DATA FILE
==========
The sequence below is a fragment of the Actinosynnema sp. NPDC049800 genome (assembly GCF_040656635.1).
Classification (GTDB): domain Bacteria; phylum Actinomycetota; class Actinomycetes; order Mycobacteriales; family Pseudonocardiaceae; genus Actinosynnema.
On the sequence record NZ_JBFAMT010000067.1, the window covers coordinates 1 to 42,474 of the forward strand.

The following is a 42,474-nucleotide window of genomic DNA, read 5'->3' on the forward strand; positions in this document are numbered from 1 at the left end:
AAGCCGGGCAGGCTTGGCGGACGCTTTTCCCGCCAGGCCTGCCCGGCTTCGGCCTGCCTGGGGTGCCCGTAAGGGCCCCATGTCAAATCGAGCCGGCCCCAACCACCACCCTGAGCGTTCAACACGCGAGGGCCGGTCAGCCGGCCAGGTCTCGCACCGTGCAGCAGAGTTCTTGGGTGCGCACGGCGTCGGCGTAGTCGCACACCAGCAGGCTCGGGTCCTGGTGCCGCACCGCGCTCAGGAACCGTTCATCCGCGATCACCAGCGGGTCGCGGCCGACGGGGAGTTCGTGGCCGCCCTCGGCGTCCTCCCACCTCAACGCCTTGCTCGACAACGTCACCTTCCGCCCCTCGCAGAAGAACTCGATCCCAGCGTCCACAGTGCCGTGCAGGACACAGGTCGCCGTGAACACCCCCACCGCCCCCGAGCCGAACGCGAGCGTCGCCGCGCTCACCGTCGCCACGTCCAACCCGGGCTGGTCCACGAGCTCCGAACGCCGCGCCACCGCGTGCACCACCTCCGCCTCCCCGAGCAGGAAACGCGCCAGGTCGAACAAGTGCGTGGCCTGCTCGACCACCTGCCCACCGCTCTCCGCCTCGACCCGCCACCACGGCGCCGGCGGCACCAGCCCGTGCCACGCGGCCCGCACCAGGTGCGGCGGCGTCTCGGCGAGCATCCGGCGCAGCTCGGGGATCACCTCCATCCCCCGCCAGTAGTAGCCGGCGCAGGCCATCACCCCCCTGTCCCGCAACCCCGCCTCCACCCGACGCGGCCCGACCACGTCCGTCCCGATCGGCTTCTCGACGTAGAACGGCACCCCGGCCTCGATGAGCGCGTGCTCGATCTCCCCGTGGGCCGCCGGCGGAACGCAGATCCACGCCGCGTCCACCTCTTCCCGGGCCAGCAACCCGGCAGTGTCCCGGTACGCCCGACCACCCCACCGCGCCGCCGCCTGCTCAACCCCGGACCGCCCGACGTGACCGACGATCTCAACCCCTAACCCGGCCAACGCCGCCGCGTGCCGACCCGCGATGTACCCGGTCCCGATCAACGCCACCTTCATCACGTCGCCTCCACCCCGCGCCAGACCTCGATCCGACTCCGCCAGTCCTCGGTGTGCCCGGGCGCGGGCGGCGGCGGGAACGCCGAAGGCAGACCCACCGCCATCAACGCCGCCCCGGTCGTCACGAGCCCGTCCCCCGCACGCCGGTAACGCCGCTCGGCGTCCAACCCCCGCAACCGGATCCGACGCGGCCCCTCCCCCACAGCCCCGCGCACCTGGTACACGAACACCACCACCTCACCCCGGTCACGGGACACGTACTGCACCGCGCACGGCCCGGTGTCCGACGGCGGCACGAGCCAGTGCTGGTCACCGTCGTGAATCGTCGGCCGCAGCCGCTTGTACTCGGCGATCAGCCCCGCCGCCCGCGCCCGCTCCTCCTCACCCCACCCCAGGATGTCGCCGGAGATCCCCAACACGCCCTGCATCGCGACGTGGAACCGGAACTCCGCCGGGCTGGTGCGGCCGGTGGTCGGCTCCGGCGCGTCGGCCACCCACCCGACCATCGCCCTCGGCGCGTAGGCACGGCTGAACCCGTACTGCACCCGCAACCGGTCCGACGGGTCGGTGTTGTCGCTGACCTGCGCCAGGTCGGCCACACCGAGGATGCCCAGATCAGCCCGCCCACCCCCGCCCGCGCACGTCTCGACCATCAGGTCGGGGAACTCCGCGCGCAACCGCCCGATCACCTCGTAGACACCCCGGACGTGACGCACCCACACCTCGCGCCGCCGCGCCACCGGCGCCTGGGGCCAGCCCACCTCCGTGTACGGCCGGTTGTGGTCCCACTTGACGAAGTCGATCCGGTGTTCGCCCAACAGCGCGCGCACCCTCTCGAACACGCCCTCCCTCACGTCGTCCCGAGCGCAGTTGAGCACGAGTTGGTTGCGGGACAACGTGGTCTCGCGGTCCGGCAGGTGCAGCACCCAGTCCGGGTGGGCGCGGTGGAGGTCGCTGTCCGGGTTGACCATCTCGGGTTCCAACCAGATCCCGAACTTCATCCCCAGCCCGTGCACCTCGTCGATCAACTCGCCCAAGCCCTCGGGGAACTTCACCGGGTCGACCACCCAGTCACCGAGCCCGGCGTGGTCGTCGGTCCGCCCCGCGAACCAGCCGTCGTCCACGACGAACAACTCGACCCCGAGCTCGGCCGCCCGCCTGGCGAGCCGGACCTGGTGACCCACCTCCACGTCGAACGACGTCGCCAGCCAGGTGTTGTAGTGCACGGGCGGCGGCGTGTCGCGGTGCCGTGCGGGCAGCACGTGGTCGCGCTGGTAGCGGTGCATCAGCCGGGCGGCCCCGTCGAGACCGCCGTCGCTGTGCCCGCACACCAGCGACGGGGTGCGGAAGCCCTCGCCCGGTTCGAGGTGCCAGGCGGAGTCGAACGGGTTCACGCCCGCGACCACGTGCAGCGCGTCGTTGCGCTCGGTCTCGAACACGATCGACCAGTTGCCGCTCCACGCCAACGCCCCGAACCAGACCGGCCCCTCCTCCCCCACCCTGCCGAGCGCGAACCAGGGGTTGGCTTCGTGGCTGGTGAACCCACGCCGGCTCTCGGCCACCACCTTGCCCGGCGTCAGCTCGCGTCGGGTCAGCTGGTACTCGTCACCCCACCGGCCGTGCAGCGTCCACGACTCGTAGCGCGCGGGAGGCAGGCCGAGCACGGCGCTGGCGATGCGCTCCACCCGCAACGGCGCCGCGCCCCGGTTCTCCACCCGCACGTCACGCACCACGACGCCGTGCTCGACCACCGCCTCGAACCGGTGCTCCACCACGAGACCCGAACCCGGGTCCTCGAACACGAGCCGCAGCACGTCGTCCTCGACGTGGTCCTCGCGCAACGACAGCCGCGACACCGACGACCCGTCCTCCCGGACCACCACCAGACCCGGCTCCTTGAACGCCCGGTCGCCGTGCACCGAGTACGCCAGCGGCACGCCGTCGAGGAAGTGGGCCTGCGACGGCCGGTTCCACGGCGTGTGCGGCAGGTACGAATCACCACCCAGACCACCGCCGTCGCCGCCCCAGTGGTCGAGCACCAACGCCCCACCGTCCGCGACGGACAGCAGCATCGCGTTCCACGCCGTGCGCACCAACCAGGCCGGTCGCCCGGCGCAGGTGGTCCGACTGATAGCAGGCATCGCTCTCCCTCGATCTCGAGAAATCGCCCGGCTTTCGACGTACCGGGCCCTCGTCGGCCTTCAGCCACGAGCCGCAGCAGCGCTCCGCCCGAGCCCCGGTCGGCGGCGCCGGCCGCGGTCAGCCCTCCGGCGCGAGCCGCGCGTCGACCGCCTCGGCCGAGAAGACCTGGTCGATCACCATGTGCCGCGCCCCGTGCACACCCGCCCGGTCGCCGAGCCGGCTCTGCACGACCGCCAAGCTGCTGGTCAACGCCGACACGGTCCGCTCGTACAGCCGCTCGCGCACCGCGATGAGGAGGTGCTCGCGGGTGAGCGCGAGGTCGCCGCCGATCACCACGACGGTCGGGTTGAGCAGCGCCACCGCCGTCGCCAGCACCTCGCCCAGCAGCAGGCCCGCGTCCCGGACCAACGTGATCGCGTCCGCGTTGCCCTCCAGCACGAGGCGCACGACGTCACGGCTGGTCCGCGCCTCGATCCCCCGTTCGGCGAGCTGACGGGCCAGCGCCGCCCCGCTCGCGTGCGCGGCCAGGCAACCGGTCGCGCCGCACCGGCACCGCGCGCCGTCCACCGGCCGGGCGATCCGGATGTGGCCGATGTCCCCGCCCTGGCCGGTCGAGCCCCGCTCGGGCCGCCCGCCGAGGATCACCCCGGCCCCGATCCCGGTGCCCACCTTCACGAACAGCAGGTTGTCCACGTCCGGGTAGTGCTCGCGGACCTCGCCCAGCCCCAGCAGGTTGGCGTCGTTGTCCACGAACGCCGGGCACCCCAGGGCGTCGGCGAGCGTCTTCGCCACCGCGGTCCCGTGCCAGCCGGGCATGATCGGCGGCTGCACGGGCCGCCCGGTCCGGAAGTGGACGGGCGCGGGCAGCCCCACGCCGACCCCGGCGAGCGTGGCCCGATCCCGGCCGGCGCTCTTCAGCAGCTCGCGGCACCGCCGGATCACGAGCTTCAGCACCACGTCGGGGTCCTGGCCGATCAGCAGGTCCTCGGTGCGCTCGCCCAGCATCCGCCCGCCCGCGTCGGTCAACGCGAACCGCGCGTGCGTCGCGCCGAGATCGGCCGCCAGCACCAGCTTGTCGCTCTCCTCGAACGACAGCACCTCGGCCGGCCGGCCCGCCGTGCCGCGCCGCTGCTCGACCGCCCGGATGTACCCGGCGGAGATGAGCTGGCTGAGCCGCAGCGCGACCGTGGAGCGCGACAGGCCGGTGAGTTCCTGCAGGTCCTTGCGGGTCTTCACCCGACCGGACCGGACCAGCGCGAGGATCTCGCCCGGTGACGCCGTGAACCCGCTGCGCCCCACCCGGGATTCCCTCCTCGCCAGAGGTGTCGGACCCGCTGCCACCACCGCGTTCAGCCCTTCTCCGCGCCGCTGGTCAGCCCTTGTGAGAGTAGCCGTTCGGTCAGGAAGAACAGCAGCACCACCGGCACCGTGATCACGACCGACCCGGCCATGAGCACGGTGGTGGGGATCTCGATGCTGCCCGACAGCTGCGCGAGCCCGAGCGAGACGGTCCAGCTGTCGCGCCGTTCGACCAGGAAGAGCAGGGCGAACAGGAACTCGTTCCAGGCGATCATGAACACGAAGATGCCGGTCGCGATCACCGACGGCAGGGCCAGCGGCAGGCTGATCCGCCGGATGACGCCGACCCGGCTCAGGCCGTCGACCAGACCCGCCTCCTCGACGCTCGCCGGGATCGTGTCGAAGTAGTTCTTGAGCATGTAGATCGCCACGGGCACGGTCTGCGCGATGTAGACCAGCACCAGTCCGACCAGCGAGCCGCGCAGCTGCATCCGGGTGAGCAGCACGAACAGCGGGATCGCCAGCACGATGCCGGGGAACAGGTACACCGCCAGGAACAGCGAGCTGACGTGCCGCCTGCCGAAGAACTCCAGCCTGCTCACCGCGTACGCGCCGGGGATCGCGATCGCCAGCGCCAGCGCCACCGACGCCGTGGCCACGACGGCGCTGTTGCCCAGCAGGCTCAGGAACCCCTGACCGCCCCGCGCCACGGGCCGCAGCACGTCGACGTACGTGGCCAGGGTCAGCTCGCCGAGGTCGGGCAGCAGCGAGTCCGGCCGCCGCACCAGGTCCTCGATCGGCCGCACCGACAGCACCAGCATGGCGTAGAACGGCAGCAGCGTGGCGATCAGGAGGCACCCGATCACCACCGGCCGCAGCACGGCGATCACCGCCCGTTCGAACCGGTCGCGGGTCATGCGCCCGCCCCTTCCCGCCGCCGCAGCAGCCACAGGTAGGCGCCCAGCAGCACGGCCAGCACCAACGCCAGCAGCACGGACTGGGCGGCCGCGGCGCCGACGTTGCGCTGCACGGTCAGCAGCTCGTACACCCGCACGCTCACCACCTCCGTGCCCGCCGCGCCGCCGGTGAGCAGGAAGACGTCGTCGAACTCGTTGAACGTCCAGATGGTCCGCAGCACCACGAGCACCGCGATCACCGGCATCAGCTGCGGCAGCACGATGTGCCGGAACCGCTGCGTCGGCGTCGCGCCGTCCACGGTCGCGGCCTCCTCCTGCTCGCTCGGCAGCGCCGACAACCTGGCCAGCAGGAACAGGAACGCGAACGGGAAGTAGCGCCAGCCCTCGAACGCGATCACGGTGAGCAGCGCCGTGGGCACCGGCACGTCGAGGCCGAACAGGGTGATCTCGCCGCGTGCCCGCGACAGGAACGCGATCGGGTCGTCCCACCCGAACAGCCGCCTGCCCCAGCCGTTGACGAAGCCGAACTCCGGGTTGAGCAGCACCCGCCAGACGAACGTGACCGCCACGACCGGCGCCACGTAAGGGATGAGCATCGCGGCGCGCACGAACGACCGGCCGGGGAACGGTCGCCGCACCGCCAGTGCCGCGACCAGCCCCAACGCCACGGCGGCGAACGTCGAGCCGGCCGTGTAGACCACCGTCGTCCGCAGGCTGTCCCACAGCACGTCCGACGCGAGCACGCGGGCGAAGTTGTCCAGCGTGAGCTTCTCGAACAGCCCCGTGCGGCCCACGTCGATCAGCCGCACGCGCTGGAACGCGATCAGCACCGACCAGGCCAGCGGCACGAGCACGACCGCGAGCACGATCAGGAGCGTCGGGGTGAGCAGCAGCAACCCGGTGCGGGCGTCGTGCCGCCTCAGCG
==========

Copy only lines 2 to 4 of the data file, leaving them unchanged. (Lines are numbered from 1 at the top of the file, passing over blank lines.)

Classification (GTDB): domain Bacteria; phylum Actinomycetota; class Actinomycetes; order Mycobacteriales; family Pseudonocardiaceae; genus Actinosynnema.
On the sequence record NZ_JBFAMT010000067.1, the window covers coordinates 1 to 42,474 of the forward strand.

The following is a 42,474-nucleotide window of genomic DNA, read 5'->3' on the forward strand; positions in this document are numbered from 1 at the left end: